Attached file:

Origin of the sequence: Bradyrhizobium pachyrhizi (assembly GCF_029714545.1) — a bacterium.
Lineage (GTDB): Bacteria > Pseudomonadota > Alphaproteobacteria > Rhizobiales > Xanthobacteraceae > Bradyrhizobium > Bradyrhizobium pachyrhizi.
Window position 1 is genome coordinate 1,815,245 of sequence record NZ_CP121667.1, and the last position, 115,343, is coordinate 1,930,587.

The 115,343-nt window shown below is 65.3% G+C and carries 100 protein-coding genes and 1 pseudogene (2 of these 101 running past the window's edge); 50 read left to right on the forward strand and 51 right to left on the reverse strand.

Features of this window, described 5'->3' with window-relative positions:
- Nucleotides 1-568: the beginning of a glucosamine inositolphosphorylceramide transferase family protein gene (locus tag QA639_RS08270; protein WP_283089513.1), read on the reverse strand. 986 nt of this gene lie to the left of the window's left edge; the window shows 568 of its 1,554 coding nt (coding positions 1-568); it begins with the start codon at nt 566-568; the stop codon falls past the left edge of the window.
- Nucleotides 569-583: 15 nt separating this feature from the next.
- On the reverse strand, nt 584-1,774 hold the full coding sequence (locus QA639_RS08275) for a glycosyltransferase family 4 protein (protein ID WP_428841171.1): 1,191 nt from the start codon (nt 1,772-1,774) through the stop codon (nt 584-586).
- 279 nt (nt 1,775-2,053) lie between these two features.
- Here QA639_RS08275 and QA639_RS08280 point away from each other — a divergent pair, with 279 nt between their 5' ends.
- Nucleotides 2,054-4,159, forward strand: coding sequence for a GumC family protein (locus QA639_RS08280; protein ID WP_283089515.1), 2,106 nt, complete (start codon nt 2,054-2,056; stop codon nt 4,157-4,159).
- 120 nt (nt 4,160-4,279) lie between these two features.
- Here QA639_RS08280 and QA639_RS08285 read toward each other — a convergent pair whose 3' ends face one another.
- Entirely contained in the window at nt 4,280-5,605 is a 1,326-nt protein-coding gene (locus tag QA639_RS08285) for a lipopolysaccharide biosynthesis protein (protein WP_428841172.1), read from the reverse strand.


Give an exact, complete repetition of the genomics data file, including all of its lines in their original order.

Origin of the sequence: Bradyrhizobium pachyrhizi (assembly GCF_029714545.1) — a bacterium.
Lineage (GTDB): Bacteria > Pseudomonadota > Alphaproteobacteria > Rhizobiales > Xanthobacteraceae > Bradyrhizobium > Bradyrhizobium pachyrhizi.
Window position 1 is genome coordinate 1,815,245 of sequence record NZ_CP121667.1, and the last position, 115,343, is coordinate 1,930,587.

The 115,343-nt window shown below is 65.3% G+C and carries 100 protein-coding genes and 1 pseudogene (2 of these 101 running past the window's edge); 50 read left to right on the forward strand and 51 right to left on the reverse strand.

Features of this window, described 5'->3' with window-relative positions:
- Nucleotides 1-568: the beginning of a glucosamine inositolphosphorylceramide transferase family protein gene (locus tag QA639_RS08270; protein WP_283089513.1), read on the reverse strand. 986 nt of this gene lie to the left of the window's left edge; the window shows 568 of its 1,554 coding nt (coding positions 1-568); it begins with the start codon at nt 566-568; the stop codon falls past the left edge of the window.
- Nucleotides 569-583: 15 nt separating this feature from the next.
- On the reverse strand, nt 584-1,774 hold the full coding sequence (locus QA639_RS08275) for a glycosyltransferase family 4 protein (protein ID WP_428841171.1): 1,191 nt from the start codon (nt 1,772-1,774) through the stop codon (nt 584-586).
- 279 nt (nt 1,775-2,053) lie between these two features.
- Here QA639_RS08275 and QA639_RS08280 point away from each other — a divergent pair, with 279 nt between their 5' ends.
- Nucleotides 2,054-4,159, forward strand: coding sequence for a GumC family protein (locus QA639_RS08280; protein ID WP_283089515.1), 2,106 nt, complete (start codon nt 2,054-2,056; stop codon nt 4,157-4,159).
- 120 nt (nt 4,160-4,279) lie between these two features.
- Here QA639_RS08280 and QA639_RS08285 read toward each other — a convergent pair whose 3' ends face one another.
- Entirely contained in the window at nt 4,280-5,605 is a 1,326-nt protein-coding gene (locus tag QA639_RS08285) for a lipopolysaccharide biosynthesis protein (protein WP_428841172.1), read from the reverse strand.